You have to draw the line somewhere, right?

I worked a lot with client side bugs earlier, and clearly this trick has crossed this line. Browsers cannot say in one scenario that "content-type:application/json" are unsafe and in another allow completely unnecessary HEAD method that nobody ever used to be sent with 3rd party JS page.

Seriously who needs HEAD in their client side development? It's purely a technical method w/o clear use pattern. It's not even valid in <form method=""> so why would it be valid in fetch()? Oh and PATCH/PUT are still invalid in fetch().

We're lucky that this code pattern is only common in Rails. Otherwise it could open a whole class of bugs.

Wait, why is it useless? At minimum there is the example cited in the article of checking file length without having to download the actual file, but more generally, if headers have any value, and they must since they exist, why can't you imagine situations where you just want to see the headers without downloading a giant body?

For a client side code running on 3rd party page, there is no use case to let it send HEAD to you. Only GET and POST should be allowed by default, other methods only through CORS preflight. That was the premise of CORS. They broke it.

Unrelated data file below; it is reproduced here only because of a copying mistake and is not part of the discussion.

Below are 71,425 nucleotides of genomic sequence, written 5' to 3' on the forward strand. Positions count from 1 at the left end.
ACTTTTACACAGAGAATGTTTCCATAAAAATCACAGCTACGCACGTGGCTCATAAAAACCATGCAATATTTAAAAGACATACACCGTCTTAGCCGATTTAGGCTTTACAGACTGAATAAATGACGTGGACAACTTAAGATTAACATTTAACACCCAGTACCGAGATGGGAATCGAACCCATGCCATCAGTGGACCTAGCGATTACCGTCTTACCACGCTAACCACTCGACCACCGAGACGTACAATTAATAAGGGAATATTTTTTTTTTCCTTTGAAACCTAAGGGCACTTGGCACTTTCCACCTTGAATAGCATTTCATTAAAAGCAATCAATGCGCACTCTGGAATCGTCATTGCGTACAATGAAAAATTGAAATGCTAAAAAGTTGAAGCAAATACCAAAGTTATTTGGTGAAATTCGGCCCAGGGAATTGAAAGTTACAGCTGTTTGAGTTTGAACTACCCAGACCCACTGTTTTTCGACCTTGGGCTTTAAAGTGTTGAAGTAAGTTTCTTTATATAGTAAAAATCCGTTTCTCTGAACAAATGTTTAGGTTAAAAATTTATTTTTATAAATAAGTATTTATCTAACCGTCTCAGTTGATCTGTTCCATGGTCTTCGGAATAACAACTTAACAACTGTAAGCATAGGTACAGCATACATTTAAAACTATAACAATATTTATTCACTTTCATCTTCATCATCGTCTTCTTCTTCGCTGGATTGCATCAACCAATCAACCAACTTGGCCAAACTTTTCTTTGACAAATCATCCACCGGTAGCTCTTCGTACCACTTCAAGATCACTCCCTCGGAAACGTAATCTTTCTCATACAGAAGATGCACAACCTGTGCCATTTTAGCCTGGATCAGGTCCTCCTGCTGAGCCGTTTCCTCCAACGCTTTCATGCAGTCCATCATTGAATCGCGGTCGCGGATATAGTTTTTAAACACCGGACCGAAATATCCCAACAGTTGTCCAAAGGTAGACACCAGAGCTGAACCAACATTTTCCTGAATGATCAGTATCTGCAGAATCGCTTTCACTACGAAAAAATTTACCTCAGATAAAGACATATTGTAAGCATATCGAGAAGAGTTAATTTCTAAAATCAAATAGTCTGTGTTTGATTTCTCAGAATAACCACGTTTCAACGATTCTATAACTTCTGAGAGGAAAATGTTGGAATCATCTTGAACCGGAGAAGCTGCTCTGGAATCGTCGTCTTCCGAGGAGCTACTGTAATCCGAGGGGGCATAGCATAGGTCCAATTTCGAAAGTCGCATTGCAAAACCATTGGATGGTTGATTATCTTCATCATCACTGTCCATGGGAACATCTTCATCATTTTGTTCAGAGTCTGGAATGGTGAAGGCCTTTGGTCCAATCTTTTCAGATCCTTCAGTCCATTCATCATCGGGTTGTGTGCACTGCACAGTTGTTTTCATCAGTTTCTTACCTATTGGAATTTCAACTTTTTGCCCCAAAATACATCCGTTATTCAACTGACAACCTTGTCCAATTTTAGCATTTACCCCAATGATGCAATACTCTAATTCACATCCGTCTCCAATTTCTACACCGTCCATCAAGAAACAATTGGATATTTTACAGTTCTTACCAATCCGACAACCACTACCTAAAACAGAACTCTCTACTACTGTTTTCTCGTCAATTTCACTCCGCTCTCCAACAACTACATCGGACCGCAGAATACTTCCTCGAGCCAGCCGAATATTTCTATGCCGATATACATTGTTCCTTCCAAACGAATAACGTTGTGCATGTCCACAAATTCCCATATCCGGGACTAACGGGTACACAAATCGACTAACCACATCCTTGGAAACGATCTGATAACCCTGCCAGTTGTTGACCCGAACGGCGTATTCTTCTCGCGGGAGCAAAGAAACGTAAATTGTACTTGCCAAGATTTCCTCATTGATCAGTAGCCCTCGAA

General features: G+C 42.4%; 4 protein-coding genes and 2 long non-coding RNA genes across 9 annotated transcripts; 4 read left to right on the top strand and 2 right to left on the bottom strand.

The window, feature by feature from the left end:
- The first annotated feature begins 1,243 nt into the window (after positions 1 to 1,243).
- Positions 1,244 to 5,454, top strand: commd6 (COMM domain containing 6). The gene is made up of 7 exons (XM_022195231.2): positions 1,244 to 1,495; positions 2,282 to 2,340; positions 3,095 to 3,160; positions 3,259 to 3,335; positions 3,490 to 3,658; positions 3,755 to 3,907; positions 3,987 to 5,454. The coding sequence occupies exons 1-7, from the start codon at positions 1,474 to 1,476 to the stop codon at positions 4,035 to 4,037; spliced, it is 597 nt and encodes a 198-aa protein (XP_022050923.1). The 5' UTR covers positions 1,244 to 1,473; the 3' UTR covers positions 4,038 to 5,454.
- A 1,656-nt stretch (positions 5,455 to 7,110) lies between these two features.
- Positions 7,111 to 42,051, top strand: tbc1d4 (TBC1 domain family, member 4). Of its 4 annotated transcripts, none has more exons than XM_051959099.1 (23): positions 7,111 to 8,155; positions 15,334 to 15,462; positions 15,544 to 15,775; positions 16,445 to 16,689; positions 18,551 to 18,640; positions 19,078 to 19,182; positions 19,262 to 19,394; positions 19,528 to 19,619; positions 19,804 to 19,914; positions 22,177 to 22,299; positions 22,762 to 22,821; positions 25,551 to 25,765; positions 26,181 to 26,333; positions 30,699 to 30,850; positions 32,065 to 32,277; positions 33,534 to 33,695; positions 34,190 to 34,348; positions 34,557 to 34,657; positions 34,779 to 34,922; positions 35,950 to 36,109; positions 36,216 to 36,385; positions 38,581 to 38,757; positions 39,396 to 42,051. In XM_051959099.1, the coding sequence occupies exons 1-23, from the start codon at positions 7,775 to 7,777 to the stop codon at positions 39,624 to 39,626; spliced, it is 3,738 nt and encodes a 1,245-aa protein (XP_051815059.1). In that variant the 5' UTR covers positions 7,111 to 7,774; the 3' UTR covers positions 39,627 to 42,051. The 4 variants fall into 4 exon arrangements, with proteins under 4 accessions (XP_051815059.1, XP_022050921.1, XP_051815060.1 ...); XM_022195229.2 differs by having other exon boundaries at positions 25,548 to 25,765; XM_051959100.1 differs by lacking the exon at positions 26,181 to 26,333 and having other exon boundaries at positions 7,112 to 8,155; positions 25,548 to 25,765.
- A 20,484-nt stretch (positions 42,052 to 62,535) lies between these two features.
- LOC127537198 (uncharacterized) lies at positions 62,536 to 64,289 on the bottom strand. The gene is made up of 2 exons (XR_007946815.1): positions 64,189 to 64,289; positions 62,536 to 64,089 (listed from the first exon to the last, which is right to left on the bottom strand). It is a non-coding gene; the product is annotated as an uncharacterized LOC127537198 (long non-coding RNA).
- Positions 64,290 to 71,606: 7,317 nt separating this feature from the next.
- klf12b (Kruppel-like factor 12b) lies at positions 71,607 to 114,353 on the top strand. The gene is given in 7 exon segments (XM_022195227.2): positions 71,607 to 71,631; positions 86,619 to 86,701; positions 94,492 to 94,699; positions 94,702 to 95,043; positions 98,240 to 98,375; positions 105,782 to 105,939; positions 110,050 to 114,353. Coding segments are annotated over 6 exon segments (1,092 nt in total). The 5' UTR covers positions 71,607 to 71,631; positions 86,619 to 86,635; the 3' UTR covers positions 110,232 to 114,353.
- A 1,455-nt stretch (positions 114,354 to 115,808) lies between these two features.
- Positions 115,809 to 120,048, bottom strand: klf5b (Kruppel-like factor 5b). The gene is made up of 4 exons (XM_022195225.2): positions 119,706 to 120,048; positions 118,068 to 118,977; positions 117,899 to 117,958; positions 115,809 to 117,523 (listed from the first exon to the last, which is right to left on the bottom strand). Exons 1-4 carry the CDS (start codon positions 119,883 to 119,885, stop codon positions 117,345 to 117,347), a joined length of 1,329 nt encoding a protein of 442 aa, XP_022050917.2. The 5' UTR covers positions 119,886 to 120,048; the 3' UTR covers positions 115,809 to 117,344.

If GET is considered safe, HEAD must be as well. It's complete nonsense to claim HEAD is dangerous while GET is safe. Semantically, HEAD is literally just "do a GET but don't give me the body", so it should have the exact same server-side behavior as GET, except with the available optimization of not generating the response body (since it will be discarded).

The only reason this bug existed is because Rails treated HEAD as GET in some cases but not others. The sensible behavior here would be, in the Router, if the route didn't explicitly specify :head then it should convert the request to GET before handing it to the route. A route that wants to explicitly support HEAD (e.g. by skipping the response body) should explicitly specify :head on the route.